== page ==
Some households had more land than they could work properly by hand, either because some family members were in town or because they were trying to increase production. In this situation, the farmers were using herbicide to clear fields of weeds to be able to plant early when the rains start.  

Farmers did not have any training in the use of herbicides, nor were they using any protective clothing. Some of the herbicides used were toxic to livestock and aquatic life and were illegal but still available at local markets.

While using herbicide to save time was a gain in the short term, in the long term, it was polluting the environment, affecting grass growth and the quality of grazing land, soil and water and, perhaps most importantly, increasing social tension with neighbours fearing intoxication of their livestock. 

A second trade-off is one that affects the whole village: do you increase land under agricultural crop production or reserve areas for livestock grazing? The former is an individual household decision but preserving land for livestock needs consensus and a governance framework at village level to put it in place.

If villages designate forests as grazing areas and stipulate that households can’t increase their farm area by encroaching on the forest, this could encourage farmers to put more focus on sustainable intensification. Villagers already showed quite a good awareness of agroecological farming techniques, following ongoing interventions from NGOs and the government and active advisory services, and many had started using them.

In one village four out of the six households were at least using soil and water conservation techniques and in the other, half of the households. But no farmer was following these approaches on all their land. 

When grassland and forest grazing are in short supply, crop residues become a valuable feed source, leaving farmers with another trade-off to consider: do you prioritise soil fertility or livestock feeding? Farmers could let cattle graze freely on crop residues in their fields, leaving stumps, roots and manure in place to protect and improve the soil, or they could collect up all crop residues to feed livestock at home, leaving the soil exposed to the elements and removing nutrients. 

Households may use millet stalks and manure as fuel, rather than spend money on fuelwood. It is possible to make good quality compost from the manure and return nutrients to the soil, but even wealthy households found it difficult to have access to the labour, transport or water needed for this. Without crop residues, manure or compost soil fertility continues to decline.

Mechanisation can help address labour shortages but raises other issues.

Trade-off four: Farmers wanted to prepare land quickly once the rains started, but also wanted to protect light, shallow soils from erosion. So do you plough all fields using bullock traction (regardless of soil type) to save time and effort or do you differentiate between soil types and plough light soils using donkey traction or continue to hoe them by hand, to protect them against erosion? 

Government policy subsidises bullocks and bullock ploughs but even richer households who could afford this used donkey ploughs or hand cultivation on part of their land. Poorer households did not even have this choice.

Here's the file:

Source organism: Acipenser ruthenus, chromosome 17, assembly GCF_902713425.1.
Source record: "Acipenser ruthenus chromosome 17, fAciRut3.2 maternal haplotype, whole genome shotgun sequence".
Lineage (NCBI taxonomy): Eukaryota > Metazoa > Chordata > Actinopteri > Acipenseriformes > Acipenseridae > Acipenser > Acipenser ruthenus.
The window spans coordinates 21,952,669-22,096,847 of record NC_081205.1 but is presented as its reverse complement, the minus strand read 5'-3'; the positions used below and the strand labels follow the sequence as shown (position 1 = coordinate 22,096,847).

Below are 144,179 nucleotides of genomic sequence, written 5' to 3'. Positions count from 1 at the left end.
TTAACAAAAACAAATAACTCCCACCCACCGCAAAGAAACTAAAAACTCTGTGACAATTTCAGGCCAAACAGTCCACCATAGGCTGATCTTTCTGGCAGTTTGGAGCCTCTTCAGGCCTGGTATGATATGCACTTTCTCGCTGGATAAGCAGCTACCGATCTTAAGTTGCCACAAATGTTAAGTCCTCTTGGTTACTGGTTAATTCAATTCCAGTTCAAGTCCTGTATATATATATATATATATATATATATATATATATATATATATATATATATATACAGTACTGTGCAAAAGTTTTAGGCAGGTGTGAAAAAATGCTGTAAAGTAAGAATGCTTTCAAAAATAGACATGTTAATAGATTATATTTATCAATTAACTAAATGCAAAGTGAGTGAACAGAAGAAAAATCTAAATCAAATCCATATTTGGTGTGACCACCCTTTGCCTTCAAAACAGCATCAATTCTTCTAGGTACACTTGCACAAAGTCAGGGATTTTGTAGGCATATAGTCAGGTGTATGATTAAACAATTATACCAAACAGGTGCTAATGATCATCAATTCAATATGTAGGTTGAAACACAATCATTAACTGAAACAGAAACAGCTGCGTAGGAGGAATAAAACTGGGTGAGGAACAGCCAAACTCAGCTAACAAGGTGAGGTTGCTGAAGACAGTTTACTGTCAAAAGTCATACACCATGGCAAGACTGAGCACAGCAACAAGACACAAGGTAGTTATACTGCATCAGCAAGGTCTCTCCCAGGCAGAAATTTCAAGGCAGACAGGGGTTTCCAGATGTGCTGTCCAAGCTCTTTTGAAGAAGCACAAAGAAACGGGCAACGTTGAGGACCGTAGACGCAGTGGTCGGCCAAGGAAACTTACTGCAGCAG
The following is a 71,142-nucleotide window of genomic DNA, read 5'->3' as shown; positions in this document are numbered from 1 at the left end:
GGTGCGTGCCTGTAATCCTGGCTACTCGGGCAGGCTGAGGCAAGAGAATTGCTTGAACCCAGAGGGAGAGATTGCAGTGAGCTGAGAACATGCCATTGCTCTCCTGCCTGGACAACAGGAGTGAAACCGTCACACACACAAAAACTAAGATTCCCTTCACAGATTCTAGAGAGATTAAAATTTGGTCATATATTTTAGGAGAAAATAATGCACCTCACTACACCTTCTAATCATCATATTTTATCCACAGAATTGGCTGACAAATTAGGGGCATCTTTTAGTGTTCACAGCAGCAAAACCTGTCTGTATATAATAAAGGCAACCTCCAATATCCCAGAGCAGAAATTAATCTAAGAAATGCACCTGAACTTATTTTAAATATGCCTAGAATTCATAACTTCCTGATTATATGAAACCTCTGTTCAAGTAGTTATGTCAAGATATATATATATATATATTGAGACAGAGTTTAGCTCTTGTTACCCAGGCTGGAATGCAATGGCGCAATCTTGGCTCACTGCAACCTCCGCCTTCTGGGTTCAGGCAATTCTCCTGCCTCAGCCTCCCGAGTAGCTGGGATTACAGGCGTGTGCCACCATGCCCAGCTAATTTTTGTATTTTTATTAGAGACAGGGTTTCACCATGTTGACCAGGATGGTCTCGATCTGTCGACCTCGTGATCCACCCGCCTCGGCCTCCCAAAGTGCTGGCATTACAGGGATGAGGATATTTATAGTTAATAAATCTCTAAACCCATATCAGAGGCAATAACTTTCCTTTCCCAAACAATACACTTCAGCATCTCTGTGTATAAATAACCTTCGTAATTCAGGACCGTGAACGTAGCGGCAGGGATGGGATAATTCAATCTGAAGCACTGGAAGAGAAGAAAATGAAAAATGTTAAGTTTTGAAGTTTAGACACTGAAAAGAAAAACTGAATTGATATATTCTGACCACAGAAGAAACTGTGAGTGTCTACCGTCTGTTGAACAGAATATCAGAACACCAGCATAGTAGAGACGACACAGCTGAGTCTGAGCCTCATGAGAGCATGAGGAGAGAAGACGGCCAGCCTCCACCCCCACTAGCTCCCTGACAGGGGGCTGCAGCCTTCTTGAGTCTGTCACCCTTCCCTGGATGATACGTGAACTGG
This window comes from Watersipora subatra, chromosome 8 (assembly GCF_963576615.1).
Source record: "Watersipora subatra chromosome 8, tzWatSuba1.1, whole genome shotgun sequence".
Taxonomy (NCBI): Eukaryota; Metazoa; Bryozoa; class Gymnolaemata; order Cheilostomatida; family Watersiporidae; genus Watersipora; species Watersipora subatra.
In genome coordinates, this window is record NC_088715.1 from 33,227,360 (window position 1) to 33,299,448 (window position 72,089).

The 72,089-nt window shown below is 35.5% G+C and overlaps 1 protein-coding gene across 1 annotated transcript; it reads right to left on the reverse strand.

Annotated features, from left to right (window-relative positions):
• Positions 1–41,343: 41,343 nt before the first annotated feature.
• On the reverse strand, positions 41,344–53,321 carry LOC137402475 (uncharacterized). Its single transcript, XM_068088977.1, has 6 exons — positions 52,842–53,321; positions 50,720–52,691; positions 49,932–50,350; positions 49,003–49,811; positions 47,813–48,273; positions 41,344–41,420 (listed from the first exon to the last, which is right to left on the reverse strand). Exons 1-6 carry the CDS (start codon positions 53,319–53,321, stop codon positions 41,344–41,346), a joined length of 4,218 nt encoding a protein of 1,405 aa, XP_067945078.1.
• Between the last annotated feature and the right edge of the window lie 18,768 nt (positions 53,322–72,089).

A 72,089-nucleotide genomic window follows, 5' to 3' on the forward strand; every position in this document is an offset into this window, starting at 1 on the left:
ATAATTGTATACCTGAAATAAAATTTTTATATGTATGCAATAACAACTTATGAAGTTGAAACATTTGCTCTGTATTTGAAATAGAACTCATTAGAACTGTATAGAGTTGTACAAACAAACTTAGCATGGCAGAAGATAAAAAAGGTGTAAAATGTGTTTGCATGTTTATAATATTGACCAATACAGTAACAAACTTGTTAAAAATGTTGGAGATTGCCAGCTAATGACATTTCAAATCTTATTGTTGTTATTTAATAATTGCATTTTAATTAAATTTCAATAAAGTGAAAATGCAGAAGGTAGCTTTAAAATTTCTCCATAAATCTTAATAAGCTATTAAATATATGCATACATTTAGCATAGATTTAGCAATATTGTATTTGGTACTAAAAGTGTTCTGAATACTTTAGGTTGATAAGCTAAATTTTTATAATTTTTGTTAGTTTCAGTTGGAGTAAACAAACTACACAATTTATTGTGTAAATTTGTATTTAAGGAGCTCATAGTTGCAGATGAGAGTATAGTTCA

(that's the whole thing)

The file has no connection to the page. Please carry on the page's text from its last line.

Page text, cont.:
Another trade-off relates to the use of farm produce: does a household keep all of its harvest, to maximise food security? Or does the household meet short-term needs by selling part of its harvest for cash, risking food shortage later in the season? Again, the poorer households had no choice: cash flow was an issue and they had no option than to take the short-term approach.

What needs to change?

There are some key policy recommendations for the national government in Burkina Faso (and the development agencies supporting it) that would reduce the trade-offs the farmers are having to make:

  • Improve access to agricultural inputs such as subsidised seed or a range of appropriate semi-mechanical equipment to help households who have financial or labour shortages.
  • Reconcile the twin objectives of crop and livestock production by implementing local land tenure charters that permit communities and local government bodies to secure and manage community grazing areas in a participatory and consensual way.
  • Stop the use of non-approved herbicides by strict application of the laws on pesticide use and provide mechanisms for citizens to denounce farmers to the local authority.
  • Support farmers to adopt more integrated agroecological farming techniques. This could include providing help such as wheelbarrows or carts in the dry season for constructing stone lines for filtering and slowing down run off to reduce erosion, as well as subsidies for organic fertiliser. 
  • And finally, support compost production by improving access to water (wells or ponds), transport (donkey carts) or by developing different ways of making good quality compost. 

Additional resources

Supporting smallholders’ decision making: managing trade-offs and synergies for sustainable agricultural intensification, Barbara Adolph, Mary Allen, Evans Beyuo, Daniel Banuoku et al. (2020), International Journal of Agricultural Sustainability journal article

Trade-offs in sustainable agricultural intensification: the farmers’ perspective, Barbara Adolph (2020), IIED Briefing paper

IIED is working with partners in Burkina Faso, Ghana, Malawi, Senegal and the Netherlands on the SITAM project (Supporting smallholder farmers’ decision making: managing trade-offs and synergies for sustainable intensification).